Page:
sd

Raspberry Pi microSD follow-up, SD Association fools me twice?

 ____________________________________________
/ Fool me once, shame on you. Fool me twice, \
\ prepare to die. (Klingon Proverb)          /
 --------------------------------------------
        \   ^__^
         \  (oo)\_______
            (__)\       )\/\
                ||----w |
                ||     ||

(Excerpt from Ansible for DevOps, chapter 12.)

The fallout from this year's microSD card performance comparison has turned into quite a rabbit hole; first I found that new 'A1' and 'A2' classifications were supposed to offer better performance than the not-Application-Performance-class-rated cards I have been testing. Then I found that A2 rated cards offer no better performance for the Raspberry Pi—in fact they didn't even perform half as well as they were supposed to, for 4K random reads and writes, on any hardware I have in my possession.

A2-class microSD cards offer no better performance for the Raspberry Pi

Update: See follow-up post about A1 vs A2 performance, Raspberry Pi microSD follow-up, SD Association fools me twice?.

After I published my 2019 Raspberry Pi microSD card performance comparison, I received a lot of feedback about newer 'A2' Application Performance class microSD cards, and how they could produce even better performance for a Raspberry Pi.

A2 Performance Class SanDisk and Lexar microSD cards next to older Samsung and SanDisk cards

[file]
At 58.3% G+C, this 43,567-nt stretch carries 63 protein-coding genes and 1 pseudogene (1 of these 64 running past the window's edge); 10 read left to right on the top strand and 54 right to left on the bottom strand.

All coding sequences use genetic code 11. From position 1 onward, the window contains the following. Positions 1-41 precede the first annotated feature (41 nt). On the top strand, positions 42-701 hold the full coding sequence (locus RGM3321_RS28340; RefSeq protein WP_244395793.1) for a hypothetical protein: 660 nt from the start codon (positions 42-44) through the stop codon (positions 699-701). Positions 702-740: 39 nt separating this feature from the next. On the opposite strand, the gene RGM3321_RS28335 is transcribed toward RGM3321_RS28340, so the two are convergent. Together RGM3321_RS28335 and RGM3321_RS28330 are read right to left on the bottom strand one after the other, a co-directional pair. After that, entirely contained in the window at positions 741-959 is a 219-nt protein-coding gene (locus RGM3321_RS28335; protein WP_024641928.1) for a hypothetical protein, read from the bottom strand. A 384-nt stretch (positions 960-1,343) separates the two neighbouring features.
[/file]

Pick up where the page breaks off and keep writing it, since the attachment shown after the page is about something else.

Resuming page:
None of these cards are fakes; grainy halftone printing is visible because I shot this with a macro lens.

Mounting a Raspberry Pi's ext4 SD card on Ubuntu 14.04 inside VirtualBox on Mac OS X

Since I'm running a Mac, and don't have a spare linux-running machine that can mount ext4-formatted partitions (like those used by default for official Raspberry Pi distributions like Raspbian on SD cards), I don't have a simple way to mount the boot partition on my Mac to tweak files on the Pi; this is a necessity if, for example, you break some critical configuration and the Pi no longer boots cleanly.

To mount an ext4-formatted SD or microSD card on a Mac, the easiest option is to use VirtualBox (and, in my case, Vagrant with one of Midwestern Mac's Ubuntu boxes). Boot a new linux VM (any kind will do, as long as it's modern enough to support ext4), shut it down, go into Settings for the VM inside VirtualBox and enable USB, then reboot.

Follow these steps once the VM is booted, to mount the flash drive:

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